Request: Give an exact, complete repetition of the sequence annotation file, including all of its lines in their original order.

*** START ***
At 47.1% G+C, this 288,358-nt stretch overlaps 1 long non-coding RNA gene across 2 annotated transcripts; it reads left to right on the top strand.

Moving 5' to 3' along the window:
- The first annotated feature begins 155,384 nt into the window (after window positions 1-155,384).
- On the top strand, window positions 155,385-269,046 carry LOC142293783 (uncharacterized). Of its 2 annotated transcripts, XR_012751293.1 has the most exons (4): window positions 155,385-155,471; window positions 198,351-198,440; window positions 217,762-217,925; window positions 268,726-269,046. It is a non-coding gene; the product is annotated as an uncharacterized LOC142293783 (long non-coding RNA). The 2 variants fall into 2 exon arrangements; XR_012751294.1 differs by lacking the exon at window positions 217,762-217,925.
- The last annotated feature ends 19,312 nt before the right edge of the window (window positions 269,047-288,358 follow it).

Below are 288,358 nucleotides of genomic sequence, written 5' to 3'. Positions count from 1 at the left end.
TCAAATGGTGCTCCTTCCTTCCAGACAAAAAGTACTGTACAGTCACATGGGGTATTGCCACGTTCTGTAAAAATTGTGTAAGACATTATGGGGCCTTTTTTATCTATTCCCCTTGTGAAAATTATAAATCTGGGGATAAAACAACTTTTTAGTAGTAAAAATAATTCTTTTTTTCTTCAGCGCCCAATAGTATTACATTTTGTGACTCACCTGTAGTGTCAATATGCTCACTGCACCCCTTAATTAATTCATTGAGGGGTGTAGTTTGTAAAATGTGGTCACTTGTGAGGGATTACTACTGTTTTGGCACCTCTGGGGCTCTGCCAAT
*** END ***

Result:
At 47.1% G+C, this 288,358-nt stretch overlaps 1 long non-coding RNA gene across 2 annotated transcripts; it reads left to right on the top strand.

Moving 5' to 3' along the window:
- The first annotated feature begins 155,384 nt into the window (after window positions 1-155,384).
- On the top strand, window positions 155,385-269,046 carry LOC142293783 (uncharacterized). Of its 2 annotated transcripts, XR_012751293.1 has the most exons (4): window positions 155,385-155,471; window positions 198,351-198,440; window positions 217,762-217,925; window positions 268,726-269,046. It is a non-coding gene; the product is annotated as an uncharacterized LOC142293783 (long non-coding RNA). The 2 variants fall into 2 exon arrangements; XR_012751294.1 differs by lacking the exon at window positions 217,762-217,925.
- The last annotated feature ends 19,312 nt before the right edge of the window (window positions 269,047-288,358 follow it).

Below are 288,358 nucleotides of genomic sequence, written 5' to 3'. Positions count from 1 at the left end.
TCAAATGGTGCTCCTTCCTTCCAGACAAAAAGTACTGTACAGTCACATGGGGTATTGCCACGTTCTGTAAAAATTGTGTAAGACATTATGGGGCCTTTTTTATCTATTCCCCTTGTGAAAATTATAAATCTGGGGATAAAACAACTTTTTAGTAGTAAAAATAATTCTTTTTTTCTTCAGCGCCCAATAGTATTACATTTTGTGACTCACCTGTAGTGTCAATATGCTCACTGCACCCCTTAATTAATTCATTGAGGGGTGTAGTTTGTAAAATGTGGTCACTTGTGAGGGATTACTACTGTTTTGGCACCTCTGGGGCTCTGCCAAT